SAG Award Nominations 2022: The Complete List, Snubs and Surprises

Will Smith, “King Richard”

Denzel Washington, “The Tragedy of Macbeth”

Cumberbatch, Garfield, Smith and Washington are all widely expected to repeat at the Oscars, setting up a real clash of the titans for the win. But it’s a big shocker to see Javier Bardem here for his spirited performance as Desi Arnaz in “Being the Ricardos”: SAG voters clearly responded to this behind-the-scenes story of TV actors working on an iconic show.

Bardem beat out some pretty heavy-hitting competition in this category, including Peter Dinklage for “Cyrano” and Leonardo DiCaprio for “Don’t Look Up.” Since DiCaprio’s movie is still amassing momentum — Netflix says it’s the second-most-watched movie ever on the streamer — the fifth slot in this Oscar race remains up for grabs.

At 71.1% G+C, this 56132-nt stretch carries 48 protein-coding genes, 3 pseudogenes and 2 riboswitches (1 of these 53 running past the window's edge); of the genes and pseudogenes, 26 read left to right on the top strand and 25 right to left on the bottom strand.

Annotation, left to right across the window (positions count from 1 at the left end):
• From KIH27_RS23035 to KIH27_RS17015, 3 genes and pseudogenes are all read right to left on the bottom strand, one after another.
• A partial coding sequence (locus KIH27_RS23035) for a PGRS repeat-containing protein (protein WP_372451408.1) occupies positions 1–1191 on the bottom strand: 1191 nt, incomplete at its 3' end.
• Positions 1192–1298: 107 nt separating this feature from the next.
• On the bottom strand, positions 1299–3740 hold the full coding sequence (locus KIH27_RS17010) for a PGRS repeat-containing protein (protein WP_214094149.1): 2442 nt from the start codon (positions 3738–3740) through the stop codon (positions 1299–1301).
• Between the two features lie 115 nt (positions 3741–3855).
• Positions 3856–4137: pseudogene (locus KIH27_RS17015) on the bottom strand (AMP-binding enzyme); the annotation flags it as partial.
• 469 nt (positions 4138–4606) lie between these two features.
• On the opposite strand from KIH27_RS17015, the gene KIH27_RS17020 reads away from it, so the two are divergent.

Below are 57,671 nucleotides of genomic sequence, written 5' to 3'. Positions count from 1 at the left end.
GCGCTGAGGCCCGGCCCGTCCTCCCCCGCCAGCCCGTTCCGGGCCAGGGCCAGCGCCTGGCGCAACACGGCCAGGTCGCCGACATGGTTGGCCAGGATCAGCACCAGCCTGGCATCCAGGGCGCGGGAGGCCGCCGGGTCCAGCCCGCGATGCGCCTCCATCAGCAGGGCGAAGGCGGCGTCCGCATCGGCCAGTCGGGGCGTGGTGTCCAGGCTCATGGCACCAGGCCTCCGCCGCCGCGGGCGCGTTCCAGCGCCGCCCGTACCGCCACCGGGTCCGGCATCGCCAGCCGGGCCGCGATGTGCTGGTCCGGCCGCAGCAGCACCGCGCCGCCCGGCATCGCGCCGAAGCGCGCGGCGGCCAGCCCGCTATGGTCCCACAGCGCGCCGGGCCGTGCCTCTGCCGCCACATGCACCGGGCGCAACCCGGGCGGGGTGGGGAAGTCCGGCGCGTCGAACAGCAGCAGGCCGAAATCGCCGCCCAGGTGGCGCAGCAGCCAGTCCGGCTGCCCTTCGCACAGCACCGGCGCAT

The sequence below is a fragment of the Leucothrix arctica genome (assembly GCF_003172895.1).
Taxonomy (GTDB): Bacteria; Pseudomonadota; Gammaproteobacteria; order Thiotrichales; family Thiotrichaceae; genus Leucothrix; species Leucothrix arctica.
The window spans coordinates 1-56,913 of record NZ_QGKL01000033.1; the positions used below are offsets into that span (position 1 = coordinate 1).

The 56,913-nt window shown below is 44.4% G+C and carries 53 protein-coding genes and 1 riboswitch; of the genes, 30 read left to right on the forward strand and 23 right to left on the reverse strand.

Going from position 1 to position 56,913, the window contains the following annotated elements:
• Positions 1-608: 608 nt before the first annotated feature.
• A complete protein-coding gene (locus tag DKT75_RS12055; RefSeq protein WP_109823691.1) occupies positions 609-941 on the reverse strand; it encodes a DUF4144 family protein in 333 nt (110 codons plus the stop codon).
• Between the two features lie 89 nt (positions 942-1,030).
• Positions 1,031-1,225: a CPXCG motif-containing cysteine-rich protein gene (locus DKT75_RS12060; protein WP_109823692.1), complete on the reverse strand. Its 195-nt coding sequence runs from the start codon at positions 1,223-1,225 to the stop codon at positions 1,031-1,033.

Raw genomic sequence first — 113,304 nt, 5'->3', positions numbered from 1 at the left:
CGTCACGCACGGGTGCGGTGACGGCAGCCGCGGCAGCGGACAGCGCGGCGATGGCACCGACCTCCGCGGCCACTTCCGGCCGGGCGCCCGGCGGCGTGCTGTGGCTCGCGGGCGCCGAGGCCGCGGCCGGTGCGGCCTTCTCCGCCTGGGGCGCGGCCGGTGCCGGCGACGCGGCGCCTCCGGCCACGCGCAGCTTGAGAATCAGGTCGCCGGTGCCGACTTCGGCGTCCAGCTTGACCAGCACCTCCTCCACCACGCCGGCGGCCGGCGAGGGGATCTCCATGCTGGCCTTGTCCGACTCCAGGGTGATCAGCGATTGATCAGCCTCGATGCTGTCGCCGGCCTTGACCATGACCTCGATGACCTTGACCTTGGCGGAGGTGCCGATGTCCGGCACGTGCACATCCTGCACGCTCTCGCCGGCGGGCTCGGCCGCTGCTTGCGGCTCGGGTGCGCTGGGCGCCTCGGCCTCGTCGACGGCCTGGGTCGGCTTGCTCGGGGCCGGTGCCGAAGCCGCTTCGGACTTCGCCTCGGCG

Jessica Chastain, “The Eyes of Tammy Faye”

Olivia Colman, “The Lost Daughter”

Lady Gaga, “House of Gucci”

Jennifer Hudson, “Respect”

Nicole Kidman, “Being the Ricardos”

Awards voters are sucker for a convincing transformation into a real person, and this category offers it in spades: Chastain, Gaga, Hudson and Kidman all played real-life figures and the work they put into those roles is evident. You would have thought, then, that Kristen Stewart’s acclaimed turn as Princess Diana in “Spencer” would be right up SAG’s alley, but voters proved surprisingly resistant to crowning her.

If Stewart couldn’t even get nominated by SAG, her Oscar chances are looking very shaky. I wonder, then, if an Oscar battle is brewing between two women looking for their second Academy Award: Kidman, who transforms into Lucille Ball in “Being the Ricardos,” and Colman, both prickly and sympathetic as a troubled mother in “The Lost Daughter.”



“Don’t Look Up”

“House of Gucci”

“King Richard”

Though this is considered SAG’s top category, it has less of a correlation with the best-picture race: Last year’s Oscar winner, “Nomadland,” wasn’t even nominated for the outstanding-cast SAG Award, because the guild prefers to honor a big ensemble instead of a film dominated by only one or two performances.